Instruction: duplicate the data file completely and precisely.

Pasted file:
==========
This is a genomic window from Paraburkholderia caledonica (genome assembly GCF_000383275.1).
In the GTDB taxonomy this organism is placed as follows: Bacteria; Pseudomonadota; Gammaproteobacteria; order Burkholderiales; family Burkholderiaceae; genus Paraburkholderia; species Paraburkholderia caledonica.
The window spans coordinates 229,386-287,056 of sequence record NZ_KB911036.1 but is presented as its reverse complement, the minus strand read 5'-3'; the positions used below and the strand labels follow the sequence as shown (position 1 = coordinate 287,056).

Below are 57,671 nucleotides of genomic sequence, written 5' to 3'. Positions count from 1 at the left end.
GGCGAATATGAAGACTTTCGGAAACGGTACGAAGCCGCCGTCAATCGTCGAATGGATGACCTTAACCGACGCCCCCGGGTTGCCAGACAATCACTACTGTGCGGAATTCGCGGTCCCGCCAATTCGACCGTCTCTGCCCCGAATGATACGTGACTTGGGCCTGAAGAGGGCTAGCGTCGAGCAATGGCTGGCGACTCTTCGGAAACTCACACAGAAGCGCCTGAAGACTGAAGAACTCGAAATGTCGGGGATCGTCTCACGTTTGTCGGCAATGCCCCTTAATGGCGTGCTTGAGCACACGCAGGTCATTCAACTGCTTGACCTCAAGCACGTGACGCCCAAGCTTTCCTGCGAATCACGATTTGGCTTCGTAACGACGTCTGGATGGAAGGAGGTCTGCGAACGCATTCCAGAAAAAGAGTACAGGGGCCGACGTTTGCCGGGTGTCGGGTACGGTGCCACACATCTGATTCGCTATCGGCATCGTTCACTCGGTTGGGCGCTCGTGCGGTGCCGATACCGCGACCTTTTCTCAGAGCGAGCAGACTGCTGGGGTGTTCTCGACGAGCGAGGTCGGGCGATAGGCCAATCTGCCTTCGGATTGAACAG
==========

This is a genomic window from Paraburkholderia caledonica (genome assembly GCF_000383275.1).
In the GTDB taxonomy this organism is placed as follows: Bacteria; Pseudomonadota; Gammaproteobacteria; order Burkholderiales; family Burkholderiaceae; genus Paraburkholderia; species Paraburkholderia caledonica.
The window spans coordinates 229,386-287,056 of sequence record NZ_KB911036.1 but is presented as its reverse complement, the minus strand read 5'-3'; the positions used below and the strand labels follow the sequence as shown (position 1 = coordinate 287,056).

Below are 57,671 nucleotides of genomic sequence, written 5' to 3'. Positions count from 1 at the left end.
GGCGAATATGAAGACTTTCGGAAACGGTACGAAGCCGCCGTCAATCGTCGAATGGATGACCTTAACCGACGCCCCCGGGTTGCCAGACAATCACTACTGTGCGGAATTCGCGGTCCCGCCAATTCGACCGTCTCTGCCCCGAATGATACGTGACTTGGGCCTGAAGAGGGCTAGCGTCGAGCAATGGCTGGCGACTCTTCGGAAACTCACACAGAAGCGCCTGAAGACTGAAGAACTCGAAATGTCGGGGATCGTCTCACGTTTGTCGGCAATGCCCCTTAATGGCGTGCTTGAGCACACGCAGGTCATTCAACTGCTTGACCTCAAGCACGTGACGCCCAAGCTTTCCTGCGAATCACGATTTGGCTTCGTAACGACGTCTGGATGGAAGGAGGTCTGCGAACGCATTCCAGAAAAAGAGTACAGGGGCCGACGTTTGCCGGGTGTCGGGTACGGTGCCACACATCTGATTCGCTATCGGCATCGTTCACTCGGTTGGGCGCTCGTGCGGTGCCGATACCGCGACCTTTTCTCAGAGCGAGCAGACTGCTGGGGTGTTCTCGACGAGCGAGGTCGGGCGATAGGCCAATCTGCCTTCGGATTGAACAG